Conceived and funded by Bernard M. Gordon, the Gordon Institute was established with the efforts of Harold S. Goldberg, Jerome E. Levy, and Arthur W. Winston.  Its first class graduated in 1987.  Goldberg shepherded the concept through the evaluation and acceptance phases and obtained a charter.  Goldberg and Levy led the development of the curriculum and recruited faculty; Goldberg was instrumental in the development of engineering project methodology courses.  Winston, current director of the Gordon Institute, worked with Goldberg and Levy to define the mission, curriculum, and policies of the school, and to prepare it for accreditation.  He was also responsible for developing and teaching advanced technological methodology for product development.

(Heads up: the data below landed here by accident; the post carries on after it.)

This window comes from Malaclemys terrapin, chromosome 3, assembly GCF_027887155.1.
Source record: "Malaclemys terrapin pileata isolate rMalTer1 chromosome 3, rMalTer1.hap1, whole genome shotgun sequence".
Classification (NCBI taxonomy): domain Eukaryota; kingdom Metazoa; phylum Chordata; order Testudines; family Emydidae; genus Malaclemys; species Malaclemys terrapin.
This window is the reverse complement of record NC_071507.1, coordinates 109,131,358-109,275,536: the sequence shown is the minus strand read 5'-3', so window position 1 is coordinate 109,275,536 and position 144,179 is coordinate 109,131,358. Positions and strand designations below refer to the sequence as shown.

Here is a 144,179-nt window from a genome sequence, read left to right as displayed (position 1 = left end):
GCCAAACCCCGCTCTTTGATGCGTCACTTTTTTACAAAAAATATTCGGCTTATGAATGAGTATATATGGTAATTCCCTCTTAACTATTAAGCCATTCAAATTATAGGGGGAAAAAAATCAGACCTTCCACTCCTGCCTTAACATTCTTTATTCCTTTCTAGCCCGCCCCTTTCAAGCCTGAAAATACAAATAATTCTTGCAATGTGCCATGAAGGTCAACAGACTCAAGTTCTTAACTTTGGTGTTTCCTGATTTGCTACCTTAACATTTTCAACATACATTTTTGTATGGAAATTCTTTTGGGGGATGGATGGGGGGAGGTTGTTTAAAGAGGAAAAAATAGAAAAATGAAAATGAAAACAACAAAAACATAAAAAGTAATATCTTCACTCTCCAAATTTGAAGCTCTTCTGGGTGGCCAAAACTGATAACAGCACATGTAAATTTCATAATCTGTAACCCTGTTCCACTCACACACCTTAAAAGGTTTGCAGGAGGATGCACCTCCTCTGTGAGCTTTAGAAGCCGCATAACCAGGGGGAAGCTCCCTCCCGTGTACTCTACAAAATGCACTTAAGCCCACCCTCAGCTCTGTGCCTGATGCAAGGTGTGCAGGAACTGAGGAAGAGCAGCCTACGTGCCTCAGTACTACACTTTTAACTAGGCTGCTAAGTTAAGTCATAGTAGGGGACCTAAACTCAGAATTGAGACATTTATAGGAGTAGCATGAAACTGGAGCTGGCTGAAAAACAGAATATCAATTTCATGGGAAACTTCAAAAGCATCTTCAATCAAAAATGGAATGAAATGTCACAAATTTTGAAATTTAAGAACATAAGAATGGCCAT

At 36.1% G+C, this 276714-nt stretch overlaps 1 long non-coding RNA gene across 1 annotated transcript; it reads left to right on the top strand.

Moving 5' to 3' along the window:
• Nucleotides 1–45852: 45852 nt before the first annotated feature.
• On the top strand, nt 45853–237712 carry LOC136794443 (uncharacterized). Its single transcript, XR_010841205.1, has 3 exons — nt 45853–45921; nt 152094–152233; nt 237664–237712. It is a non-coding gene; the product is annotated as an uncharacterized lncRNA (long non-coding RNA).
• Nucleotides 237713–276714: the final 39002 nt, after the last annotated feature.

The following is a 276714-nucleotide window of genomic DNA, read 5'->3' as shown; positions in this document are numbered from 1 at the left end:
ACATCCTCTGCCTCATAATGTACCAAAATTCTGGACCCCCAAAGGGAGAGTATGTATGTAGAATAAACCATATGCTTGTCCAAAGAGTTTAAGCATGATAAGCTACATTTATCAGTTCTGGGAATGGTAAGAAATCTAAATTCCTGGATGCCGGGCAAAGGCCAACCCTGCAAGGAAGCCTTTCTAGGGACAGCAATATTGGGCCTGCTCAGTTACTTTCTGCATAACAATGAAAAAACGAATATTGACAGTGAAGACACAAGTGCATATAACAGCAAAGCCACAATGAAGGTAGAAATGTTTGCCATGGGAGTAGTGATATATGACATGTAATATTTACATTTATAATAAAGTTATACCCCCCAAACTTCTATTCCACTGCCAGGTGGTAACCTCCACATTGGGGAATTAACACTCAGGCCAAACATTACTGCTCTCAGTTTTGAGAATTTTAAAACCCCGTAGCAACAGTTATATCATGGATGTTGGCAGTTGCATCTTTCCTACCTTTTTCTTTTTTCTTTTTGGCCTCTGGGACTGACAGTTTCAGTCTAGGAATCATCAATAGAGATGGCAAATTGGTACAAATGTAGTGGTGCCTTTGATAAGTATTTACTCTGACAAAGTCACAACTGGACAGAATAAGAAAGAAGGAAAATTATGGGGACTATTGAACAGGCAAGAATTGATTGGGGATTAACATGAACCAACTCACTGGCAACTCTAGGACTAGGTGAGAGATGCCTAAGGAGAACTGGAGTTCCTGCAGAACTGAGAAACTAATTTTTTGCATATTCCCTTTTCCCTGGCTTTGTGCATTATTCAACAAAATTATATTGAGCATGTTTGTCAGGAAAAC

Winston led the transition to joining with Tufts University in 1992 and the program's concurrent transformation from a one-year, full-time program to a two-year program with Friday and Saturday classes.  This change made the program more attractive to working engineering professionals and to organizations that might sponsor students.  Since 1992, enrollment has increased sixfold, and most of its students are attaining their goals in engineering management.

 

 

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The Draper Prize was established in 1988 at the request of the Charles Stark Draper Laboratory Inc., Cambridge, Mass., to honor the memory of "Doc" Draper, the "father of inertial navigation," and to increase public understanding of the contributions of engineering and technology. The prize is awarded annually.